WB Bypolls: Three Reasons Why TMC May Sail Through in Two Murshidabad Seats
Organisational strength, demographic advantage, and a fractured Opposition may seal the deal for the TMC.
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By-elections in the three Assembly constituencies in West Bengal will take place on Thursday, 30 September. All media attention will be singularly focused on the Bhabanipur seat where incumbent Chief Minister Mamata Banerjee is contesting to re-elect herself to the Assembly after facing defeat in Nandigram by a slim margin.
The other two, relatively unnoticed, constituencies that will see bypolls on the same day are Samserganj and Jangipur, which fall under the Murshidabad district.
The Election Commission of India (ECI) adjourned elections in these two Assembly segments after Revolutionary Socialist Party (RSP) candidate from Jangipur, Pradip Nandi, and Congress candidate in Samserganj, Rezaul Haque, died of COVID-19.
A Fractured Opposition
By-elections, for obvious reasons, do not get a lot of media attention.
This set of bypolls, however, generated a buzz among opinionated Bengalis for two primary reasons.
First, the Trinamool Congress (TMC) supremo and sole star of the party herself is contesting. Secondly, this will also be a primer on the possible fate of the Opposition parties in West Bengal.
Both Congress and Left failed to open an account in the recently completed state Assembly election. BJP won 77 seats, but in the last four months, four of their MLAs joined the ruling TMC and two of them resigned after winning to save their membership in the parliament.
This brings down the saffron party's tally to 71 from 77 in the West Bengal Assembly. Many more BJP MLAs are expected to switch and are awaiting the TMC leadership’s approval.
BJP national vice-president, Mukul Roy returned to the TMC fold after spending 44 months in BJP. Former Union minister and sitting BJP MP from Asansol, Babul Supriyo joined TMC last week.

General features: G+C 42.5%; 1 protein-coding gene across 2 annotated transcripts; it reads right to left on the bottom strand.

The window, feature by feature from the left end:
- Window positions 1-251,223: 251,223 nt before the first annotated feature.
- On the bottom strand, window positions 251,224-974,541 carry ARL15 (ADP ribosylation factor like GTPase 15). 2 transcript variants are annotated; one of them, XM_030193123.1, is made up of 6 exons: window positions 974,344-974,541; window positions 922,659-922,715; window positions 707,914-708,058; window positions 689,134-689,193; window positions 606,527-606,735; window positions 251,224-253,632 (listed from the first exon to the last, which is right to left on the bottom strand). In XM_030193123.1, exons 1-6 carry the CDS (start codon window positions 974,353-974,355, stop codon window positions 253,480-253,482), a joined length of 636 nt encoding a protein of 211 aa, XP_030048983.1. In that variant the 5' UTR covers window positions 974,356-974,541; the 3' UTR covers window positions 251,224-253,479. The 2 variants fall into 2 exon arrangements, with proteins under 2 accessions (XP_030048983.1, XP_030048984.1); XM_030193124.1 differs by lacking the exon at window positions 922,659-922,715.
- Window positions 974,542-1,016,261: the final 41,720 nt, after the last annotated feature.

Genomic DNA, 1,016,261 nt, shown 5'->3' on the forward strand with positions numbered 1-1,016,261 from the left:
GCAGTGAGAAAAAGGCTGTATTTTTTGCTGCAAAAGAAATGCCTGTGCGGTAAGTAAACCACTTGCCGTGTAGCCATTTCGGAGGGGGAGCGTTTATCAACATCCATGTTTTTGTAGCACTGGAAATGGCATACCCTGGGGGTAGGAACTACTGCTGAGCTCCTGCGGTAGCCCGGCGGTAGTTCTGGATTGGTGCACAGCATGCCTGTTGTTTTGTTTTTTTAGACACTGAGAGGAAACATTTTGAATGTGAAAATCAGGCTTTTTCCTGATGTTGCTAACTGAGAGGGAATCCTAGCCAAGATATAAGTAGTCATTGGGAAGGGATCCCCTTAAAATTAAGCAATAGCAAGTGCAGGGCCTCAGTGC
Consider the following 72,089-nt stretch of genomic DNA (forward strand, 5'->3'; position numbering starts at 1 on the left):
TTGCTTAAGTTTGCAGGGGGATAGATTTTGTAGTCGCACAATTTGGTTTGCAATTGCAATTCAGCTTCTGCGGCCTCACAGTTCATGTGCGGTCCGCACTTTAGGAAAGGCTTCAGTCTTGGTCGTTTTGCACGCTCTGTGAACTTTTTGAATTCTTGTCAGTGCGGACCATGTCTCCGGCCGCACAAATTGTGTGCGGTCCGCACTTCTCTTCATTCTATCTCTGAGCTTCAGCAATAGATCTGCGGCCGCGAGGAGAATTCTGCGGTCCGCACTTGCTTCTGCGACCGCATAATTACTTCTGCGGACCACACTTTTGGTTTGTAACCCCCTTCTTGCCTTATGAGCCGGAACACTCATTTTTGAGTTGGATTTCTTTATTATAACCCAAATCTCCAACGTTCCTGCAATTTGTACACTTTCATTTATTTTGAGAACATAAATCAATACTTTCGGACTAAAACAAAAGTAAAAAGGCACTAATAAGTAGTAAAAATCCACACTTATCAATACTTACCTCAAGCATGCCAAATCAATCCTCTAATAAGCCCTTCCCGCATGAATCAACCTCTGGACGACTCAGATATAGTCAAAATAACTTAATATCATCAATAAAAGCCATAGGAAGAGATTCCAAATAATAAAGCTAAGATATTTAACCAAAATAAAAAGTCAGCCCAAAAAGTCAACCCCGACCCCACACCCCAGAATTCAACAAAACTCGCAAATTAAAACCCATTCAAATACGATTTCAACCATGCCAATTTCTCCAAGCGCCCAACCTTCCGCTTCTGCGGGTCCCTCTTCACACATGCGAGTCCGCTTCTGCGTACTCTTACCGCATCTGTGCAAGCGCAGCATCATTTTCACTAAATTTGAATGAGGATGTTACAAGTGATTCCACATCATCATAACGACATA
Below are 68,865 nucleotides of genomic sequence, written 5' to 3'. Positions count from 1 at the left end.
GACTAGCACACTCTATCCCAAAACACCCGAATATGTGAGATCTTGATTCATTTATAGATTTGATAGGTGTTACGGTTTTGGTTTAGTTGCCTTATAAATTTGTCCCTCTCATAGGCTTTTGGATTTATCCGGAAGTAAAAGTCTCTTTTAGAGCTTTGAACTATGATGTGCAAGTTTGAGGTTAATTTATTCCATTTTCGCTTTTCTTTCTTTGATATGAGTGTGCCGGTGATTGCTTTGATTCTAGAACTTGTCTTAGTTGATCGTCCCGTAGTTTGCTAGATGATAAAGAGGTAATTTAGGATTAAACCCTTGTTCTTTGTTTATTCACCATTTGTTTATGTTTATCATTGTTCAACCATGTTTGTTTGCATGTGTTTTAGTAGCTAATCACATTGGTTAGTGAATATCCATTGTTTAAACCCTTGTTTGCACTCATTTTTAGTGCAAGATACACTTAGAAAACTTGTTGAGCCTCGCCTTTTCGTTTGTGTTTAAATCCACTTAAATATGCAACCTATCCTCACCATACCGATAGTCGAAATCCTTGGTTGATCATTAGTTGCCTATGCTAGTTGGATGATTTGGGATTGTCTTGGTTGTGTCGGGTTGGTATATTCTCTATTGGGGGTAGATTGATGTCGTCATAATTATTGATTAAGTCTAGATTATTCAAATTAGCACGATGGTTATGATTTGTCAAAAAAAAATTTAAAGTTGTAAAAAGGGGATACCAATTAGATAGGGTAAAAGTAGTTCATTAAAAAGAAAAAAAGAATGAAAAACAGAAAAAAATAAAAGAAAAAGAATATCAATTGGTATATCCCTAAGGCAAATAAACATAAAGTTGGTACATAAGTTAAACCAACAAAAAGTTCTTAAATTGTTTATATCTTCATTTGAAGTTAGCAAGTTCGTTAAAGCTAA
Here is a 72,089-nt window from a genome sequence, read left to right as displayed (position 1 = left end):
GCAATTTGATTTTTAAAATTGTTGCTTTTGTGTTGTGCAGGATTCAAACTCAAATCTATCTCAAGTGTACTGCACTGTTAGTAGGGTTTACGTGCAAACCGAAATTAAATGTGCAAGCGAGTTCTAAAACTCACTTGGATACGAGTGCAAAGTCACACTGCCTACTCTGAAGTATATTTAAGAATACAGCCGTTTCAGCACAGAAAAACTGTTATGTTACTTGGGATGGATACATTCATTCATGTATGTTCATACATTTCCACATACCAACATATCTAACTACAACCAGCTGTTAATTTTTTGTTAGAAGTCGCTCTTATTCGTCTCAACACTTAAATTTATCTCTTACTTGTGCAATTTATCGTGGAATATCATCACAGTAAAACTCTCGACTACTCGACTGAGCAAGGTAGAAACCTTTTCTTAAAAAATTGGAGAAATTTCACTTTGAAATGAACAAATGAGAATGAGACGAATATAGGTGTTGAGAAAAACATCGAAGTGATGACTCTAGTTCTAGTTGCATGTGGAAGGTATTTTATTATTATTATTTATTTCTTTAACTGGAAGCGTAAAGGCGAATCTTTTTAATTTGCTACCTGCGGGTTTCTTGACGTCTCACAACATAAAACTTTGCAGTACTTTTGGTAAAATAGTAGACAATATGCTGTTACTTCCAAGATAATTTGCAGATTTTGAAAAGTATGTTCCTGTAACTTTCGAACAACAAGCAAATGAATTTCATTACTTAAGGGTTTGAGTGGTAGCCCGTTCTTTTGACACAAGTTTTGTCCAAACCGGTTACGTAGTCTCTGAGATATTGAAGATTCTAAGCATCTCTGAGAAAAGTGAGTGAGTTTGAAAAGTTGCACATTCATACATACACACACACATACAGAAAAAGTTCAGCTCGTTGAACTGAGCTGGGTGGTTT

In this context, it is to be seen how the BJP performs in the upcoming three by-elections.
Murshidabad district used to be the bastion of Congress and the party had considerable hold over the region till the last Assembly election in 2016. However, since then the TMC started making inroads.
In the 2014 general election, Congress won two of three parliamentary seats in the district and one went to the Left. In the 2019 Lok Sabha election, TMC managed to win two of the three seats and Congress was reduced to one in the region.
In the 2016 Assembly election, TMC won four out of 22 seats in the district of Murshidabad. The Left managed to win four as well, and the Congress maintained their dominance by winning 14 seats.
Between 2016 to 2021, a lot of water has flown through Ganga as Congress was wrapped out of the region. Congress couldn’t win a single seat of 20 seats in Murshidabad district, which went to poll in April. What's even worse is, in 14 of the 20 seats, Congress was pushed to the third position, in nine of them the grand old party lost deposits.
Since 2019, TMC continued to make massive inroads and managed to win 18 of 20 seats from the district. At the same time, the Berhampore and Murshidabad seats went to BJP.
In the by-polls in Samserganj and Jangipur, TMC has a clear edge because of their current organisational strength, demography and lackadaisical approach of Opposition parties including BJP.
The Muslim Vote in Murshidabad
In the 2021 Assembly election, the minority communities overwhelmingly voted for the ruling TMC.
Micro-analysis of the election data reveals that TMC won 40 of 41 seats where Muslim population was above 50 percent. Where the Muslim electorate ranges between 35 percent and 50 percent, TMC won 27 of 28 such seats. Further, where the Muslim electorate ranges between 20 percent to 35 percent, TMC won 61 of 76 such seats, and BJP bagged 15 of them.